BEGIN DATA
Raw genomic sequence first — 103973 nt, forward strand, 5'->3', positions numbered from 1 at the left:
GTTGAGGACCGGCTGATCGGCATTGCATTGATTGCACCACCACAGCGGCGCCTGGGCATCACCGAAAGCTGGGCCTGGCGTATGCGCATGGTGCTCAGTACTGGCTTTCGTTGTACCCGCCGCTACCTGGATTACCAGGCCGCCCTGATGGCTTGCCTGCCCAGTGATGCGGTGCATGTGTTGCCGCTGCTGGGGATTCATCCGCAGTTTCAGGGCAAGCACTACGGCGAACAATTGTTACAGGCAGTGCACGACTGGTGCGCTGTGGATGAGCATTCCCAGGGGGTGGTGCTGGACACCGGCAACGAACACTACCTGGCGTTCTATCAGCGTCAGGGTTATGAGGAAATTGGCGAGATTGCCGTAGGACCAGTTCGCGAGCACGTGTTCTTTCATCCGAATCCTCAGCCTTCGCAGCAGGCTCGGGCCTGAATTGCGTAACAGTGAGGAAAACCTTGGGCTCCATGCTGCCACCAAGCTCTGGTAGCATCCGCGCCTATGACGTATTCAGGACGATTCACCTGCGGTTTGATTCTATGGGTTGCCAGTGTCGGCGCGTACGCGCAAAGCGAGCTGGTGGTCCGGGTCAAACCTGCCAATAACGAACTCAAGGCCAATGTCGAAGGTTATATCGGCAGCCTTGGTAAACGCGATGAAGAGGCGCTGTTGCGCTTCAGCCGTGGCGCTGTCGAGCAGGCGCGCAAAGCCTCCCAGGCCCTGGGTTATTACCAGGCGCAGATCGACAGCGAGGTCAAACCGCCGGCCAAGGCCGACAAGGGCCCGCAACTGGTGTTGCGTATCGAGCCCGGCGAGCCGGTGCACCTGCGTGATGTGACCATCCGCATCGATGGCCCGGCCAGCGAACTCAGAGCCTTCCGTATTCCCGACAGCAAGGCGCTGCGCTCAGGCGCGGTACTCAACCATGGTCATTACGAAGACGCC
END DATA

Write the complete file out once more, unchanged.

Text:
Raw genomic sequence first — 103973 nt, forward strand, 5'->3', positions numbered from 1 at the left:
GTTGAGGACCGGCTGATCGGCATTGCATTGATTGCACCACCACAGCGGCGCCTGGGCATCACCGAAAGCTGGGCCTGGCGTATGCGCATGGTGCTCAGTACTGGCTTTCGTTGTACCCGCCGCTACCTGGATTACCAGGCCGCCCTGATGGCTTGCCTGCCCAGTGATGCGGTGCATGTGTTGCCGCTGCTGGGGATTCATCCGCAGTTTCAGGGCAAGCACTACGGCGAACAATTGTTACAGGCAGTGCACGACTGGTGCGCTGTGGATGAGCATTCCCAGGGGGTGGTGCTGGACACCGGCAACGAACACTACCTGGCGTTCTATCAGCGTCAGGGTTATGAGGAAATTGGCGAGATTGCCGTAGGACCAGTTCGCGAGCACGTGTTCTTTCATCCGAATCCTCAGCCTTCGCAGCAGGCTCGGGCCTGAATTGCGTAACAGTGAGGAAAACCTTGGGCTCCATGCTGCCACCAAGCTCTGGTAGCATCCGCGCCTATGACGTATTCAGGACGATTCACCTGCGGTTTGATTCTATGGGTTGCCAGTGTCGGCGCGTACGCGCAAAGCGAGCTGGTGGTCCGGGTCAAACCTGCCAATAACGAACTCAAGGCCAATGTCGAAGGTTATATCGGCAGCCTTGGTAAACGCGATGAAGAGGCGCTGTTGCGCTTCAGCCGTGGCGCTGTCGAGCAGGCGCGCAAAGCCTCCCAGGCCCTGGGTTATTACCAGGCGCAGATCGACAGCGAGGTCAAACCGCCGGCCAAGGCCGACAAGGGCCCGCAACTGGTGTTGCGTATCGAGCCCGGCGAGCCGGTGCACCTGCGTGATGTGACCATCCGCATCGATGGCCCGGCCAGCGAACTCAGAGCCTTCCGTATTCCCGACAGCAAGGCGCTGCGCTCAGGCGCGGTACTCAACCATGGTCATTACGAAGACGCC